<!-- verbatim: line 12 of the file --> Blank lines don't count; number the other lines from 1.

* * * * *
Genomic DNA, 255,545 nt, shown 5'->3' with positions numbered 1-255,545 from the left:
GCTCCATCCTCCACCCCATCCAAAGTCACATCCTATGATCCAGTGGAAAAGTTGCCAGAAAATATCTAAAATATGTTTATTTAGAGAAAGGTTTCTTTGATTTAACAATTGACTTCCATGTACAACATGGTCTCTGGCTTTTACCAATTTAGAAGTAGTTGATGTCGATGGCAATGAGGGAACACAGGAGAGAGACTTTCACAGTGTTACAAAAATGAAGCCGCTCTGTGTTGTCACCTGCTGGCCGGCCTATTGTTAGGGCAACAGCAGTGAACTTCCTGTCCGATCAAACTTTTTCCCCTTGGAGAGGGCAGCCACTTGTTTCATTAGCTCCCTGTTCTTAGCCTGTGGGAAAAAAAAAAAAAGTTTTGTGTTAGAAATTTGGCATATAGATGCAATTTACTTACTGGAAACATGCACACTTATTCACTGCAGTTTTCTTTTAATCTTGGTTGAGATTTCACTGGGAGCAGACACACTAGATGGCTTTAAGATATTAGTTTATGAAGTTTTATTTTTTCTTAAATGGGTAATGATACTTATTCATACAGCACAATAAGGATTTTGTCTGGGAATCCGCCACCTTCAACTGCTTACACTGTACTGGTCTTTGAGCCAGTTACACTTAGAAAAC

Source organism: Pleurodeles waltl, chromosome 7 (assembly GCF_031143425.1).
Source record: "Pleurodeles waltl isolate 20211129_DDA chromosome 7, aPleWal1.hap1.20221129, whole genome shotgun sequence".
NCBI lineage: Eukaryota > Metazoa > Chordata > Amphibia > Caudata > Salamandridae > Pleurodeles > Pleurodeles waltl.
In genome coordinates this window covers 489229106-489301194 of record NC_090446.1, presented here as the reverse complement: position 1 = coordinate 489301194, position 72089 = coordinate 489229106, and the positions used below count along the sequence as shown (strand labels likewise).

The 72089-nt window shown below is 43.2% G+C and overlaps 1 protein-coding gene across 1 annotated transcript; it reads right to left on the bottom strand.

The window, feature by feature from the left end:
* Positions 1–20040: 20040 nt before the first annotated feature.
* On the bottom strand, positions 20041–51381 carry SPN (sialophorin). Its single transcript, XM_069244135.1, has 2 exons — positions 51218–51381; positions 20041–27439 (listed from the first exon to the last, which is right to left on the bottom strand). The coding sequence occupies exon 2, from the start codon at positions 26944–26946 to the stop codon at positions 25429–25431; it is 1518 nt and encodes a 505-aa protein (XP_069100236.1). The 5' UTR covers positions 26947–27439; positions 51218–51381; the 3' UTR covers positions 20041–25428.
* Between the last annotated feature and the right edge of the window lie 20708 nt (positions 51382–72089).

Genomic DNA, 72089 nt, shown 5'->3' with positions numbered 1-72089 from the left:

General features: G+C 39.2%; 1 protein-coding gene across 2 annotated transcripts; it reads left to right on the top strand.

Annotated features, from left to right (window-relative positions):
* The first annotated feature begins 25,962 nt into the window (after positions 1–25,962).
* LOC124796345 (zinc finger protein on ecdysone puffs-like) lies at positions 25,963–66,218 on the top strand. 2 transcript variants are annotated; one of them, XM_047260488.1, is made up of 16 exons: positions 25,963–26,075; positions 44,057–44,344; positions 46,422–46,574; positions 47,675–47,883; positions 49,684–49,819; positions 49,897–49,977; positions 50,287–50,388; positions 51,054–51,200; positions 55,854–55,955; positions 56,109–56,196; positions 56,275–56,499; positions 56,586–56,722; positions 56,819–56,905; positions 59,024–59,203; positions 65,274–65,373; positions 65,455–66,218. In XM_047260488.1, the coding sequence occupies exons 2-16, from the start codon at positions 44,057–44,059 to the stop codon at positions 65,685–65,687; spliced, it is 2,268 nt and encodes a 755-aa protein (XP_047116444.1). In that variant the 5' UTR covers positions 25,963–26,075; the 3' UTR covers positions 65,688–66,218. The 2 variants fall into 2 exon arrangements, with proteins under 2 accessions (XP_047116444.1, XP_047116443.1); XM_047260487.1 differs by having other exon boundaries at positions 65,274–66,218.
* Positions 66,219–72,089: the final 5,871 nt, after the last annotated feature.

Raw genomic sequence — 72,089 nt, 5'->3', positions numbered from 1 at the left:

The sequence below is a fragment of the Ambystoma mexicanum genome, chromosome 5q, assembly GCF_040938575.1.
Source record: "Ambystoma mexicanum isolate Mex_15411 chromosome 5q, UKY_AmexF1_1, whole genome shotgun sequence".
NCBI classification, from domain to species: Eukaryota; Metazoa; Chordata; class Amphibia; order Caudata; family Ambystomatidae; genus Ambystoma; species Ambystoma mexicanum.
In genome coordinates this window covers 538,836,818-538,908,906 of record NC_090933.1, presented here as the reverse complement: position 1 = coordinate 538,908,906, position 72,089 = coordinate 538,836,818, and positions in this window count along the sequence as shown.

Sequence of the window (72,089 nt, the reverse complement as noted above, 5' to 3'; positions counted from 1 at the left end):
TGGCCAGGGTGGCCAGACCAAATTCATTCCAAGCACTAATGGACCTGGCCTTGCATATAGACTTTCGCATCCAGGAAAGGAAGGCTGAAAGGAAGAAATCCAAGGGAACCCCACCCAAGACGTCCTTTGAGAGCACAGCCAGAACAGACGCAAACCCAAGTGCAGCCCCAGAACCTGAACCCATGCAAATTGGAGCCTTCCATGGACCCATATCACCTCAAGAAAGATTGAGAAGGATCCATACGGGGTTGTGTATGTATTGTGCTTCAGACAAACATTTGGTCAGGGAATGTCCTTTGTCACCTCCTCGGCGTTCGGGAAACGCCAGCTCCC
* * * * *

Genomic DNA, 72089 nt, shown 5'->3' with positions numbered 1-72089 from the left: